A few days ago, when news hit that the cost of receiving a college education in this country is (surprise!) abusing the pocketbooks of thousands of students across the country, U.S. Education Secretary Margaret Spellings mentioned her belief that states and individual institutions ought to be doing more to help low-income students attend college.
Talk about easier said than done.
Spellings fails to appreciate that the country's states and "institutions" are already struggling to do as much as they can to help put our citizenry through college — which clearly isn't enough.
How bad has it gotten?
In Little Rock ... University of Arkansas Chancellor John A. White literally got down on his knees and begged the state's Legislative Council for financial help. Anyone who knows John White knows that's a heck of a development, and perhaps most reflective of how higher education in Arkansas has continuously been shortchanged by our state lawmakers.
While it's true that UA is receiving $110 million in the current fiscal year, it's also the case that it deserves an extra $37 million for fiscal 2008 — at least if the recently adopted higher education funding formula for state colleges and universities is at all relevant.
White spoke the same words he always does when the subject concerns higher education — but can you really argue with anything he's saying on this matter? He told General Assembly members extra dollars would help make Arkansas compete with neighboring states; that it would help make the state globally competitive. White said that young people need a four-year college education in order to succeed.
He'll get no argument from us. We can't stress enough how important it is that states and universities provide assistance to the financially struggling college student however and whenever possible, as it's becoming increasingly clear that they'll get no such added assistance from Washington — at least not with a $300 billion war going on.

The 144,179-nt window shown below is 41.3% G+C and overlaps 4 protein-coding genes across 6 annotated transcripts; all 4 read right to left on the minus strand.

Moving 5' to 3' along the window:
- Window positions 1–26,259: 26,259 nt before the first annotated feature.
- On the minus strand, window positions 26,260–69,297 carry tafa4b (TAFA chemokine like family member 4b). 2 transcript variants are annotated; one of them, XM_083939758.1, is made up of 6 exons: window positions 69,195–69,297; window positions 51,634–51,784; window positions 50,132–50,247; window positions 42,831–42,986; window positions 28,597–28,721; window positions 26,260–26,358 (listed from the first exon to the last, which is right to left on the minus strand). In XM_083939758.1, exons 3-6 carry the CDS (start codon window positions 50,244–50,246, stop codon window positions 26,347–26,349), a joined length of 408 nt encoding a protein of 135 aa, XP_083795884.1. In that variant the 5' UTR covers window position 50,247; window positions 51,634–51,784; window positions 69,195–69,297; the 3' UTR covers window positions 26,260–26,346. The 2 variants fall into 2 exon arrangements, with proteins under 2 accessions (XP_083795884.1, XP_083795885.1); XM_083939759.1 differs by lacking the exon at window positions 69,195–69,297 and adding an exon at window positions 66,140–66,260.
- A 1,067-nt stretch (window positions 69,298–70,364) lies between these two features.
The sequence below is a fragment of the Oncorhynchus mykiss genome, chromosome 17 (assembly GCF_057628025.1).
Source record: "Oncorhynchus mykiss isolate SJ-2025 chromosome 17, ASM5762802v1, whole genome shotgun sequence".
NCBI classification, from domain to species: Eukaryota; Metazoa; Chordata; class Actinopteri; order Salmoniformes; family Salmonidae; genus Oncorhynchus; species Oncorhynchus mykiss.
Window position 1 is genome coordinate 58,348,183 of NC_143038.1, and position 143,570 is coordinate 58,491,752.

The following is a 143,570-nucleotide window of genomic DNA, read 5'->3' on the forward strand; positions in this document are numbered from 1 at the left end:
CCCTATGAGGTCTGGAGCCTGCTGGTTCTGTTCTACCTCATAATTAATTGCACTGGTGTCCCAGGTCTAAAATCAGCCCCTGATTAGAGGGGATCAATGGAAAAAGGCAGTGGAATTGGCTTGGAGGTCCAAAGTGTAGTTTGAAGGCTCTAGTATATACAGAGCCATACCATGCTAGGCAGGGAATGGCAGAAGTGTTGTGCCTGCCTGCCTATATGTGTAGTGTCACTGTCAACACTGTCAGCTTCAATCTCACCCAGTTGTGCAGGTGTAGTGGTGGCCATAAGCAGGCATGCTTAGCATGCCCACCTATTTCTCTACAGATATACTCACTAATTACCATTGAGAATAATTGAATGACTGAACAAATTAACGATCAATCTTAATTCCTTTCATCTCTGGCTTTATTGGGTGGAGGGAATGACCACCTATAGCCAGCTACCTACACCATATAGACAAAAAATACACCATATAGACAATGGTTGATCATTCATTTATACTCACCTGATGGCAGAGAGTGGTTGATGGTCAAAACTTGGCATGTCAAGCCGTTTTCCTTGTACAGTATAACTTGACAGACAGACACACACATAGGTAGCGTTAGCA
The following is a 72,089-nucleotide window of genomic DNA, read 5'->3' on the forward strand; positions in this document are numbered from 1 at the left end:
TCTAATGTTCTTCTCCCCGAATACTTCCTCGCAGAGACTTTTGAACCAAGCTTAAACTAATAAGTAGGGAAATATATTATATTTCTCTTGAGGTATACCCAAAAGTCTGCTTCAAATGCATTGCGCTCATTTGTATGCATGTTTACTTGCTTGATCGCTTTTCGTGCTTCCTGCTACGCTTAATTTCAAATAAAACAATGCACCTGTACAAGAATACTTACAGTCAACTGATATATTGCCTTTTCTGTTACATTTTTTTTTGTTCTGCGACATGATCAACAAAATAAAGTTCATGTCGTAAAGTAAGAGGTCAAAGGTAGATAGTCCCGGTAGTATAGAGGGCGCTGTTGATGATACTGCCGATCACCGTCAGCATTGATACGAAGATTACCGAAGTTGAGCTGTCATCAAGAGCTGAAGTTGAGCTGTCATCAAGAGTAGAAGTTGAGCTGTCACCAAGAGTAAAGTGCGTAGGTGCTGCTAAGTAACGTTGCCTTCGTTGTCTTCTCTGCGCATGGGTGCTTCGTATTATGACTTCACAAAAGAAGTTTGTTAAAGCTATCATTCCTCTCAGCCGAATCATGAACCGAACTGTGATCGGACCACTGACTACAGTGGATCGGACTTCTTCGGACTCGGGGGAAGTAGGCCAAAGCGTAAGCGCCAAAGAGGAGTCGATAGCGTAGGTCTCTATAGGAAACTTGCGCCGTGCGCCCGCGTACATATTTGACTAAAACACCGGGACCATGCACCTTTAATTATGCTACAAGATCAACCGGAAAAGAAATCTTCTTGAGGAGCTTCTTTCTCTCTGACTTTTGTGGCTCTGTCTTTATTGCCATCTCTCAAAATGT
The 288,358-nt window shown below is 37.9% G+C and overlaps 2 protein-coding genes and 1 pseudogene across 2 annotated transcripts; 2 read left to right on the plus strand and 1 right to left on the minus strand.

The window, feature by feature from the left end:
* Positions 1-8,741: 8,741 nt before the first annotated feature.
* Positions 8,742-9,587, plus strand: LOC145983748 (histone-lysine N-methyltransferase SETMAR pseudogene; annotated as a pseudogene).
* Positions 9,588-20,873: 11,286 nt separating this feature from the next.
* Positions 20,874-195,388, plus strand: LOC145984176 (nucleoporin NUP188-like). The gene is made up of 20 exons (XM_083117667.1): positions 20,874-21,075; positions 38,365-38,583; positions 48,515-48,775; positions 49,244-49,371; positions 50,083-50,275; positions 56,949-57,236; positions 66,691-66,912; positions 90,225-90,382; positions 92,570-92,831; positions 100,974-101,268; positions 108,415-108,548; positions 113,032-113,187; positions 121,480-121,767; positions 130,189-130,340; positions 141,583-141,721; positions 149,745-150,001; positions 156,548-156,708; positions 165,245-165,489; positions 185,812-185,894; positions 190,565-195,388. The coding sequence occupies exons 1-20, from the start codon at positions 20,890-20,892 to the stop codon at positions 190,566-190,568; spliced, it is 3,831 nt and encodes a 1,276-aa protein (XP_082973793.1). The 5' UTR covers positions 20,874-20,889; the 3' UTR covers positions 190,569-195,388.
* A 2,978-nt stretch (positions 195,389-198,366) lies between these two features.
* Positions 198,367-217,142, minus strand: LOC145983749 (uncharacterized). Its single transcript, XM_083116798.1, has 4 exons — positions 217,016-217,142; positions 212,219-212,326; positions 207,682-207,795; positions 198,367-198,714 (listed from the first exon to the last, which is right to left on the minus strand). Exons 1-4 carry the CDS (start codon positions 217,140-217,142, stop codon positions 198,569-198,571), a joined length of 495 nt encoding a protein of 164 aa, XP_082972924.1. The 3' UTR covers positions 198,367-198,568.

How bad are things for today's college students?
(Last) week it was revealed that the average cost of attending public four-year universities nationwide, when adjusted for inflation, has increased by a whopping 35 percent in the past five years, the highest such increase in three decades. Maybe worse is a finding that reports student aid is more often failing to keep up with the rising price of going to school.
Tuition at UA is currently $5,830 per year, almost exactly the national average. We say currently since the cost is practically guaranteed to increase, and then do so again and again. And keep in mind that we're not talking about schools like Harvard or Stanford; we're pointing to the Fayetteville campus and the other places where a majority of Americans receive their college degrees.
Just for the record, tuition and fees at public universities during the 2001-02 academic year totaled $3,766. Maybe the first place students ought to look is Uncle Sam, even though Spellings says the federal government is already doing what it can.
Truth be told, Pell Grants today cover about a third of the costs while attending a public institution; earlier this decade it was 42 percent. It's worth asking: If receiving a degree is fundamentally important in today's United States (which everyone from President Bush on down would argue) why is a figure like this one decreasing, and not increasing? Are we to believe all this wonderful political talk about our people being our best investment when our federal government believes in spending its money elsewhere?
It's all about priorities, folks, and higher education for the next generation of Americans is getting short shrift. Legislators may be right when they say there's only so much money to go around. But they ought to also know that by underfunding public education, they're placing limits on the future of our nation.
Practically everyone who wants a college degree today can get one, but it should be our nation's goal to remove the cost of education as a barrier to its achievement. How many smart, talented Americans won't get their chance to become brilliant simply because they've been priced out of their educational opportunity?
"A child's learning is the function more of the characteristics of his classmates than those of the teacher." James Coleman, 1972
. . .a pupil attitude factor, which appears to have a stronger relationship to achievement than do all the “school” factors together, is the extent to which an individual feels that he has some control over his own destiny. James Coleman, 1966
Friday, November 03, 2006
Spellings, the Poster Mom for Republican Hypocrisy
While parading around the country handing out millions in an attempt to buy teacher votes just prior to the election, Spellings is always quick to complain about the high cost of a college education. She never mentions the receding role of federal Pell Grants in paying for a college education for poor students, and she never mentions the starving of state universities by conservative state legislatures or one that are just broke. Here is an excellent piece that puts some of these issues in perspective: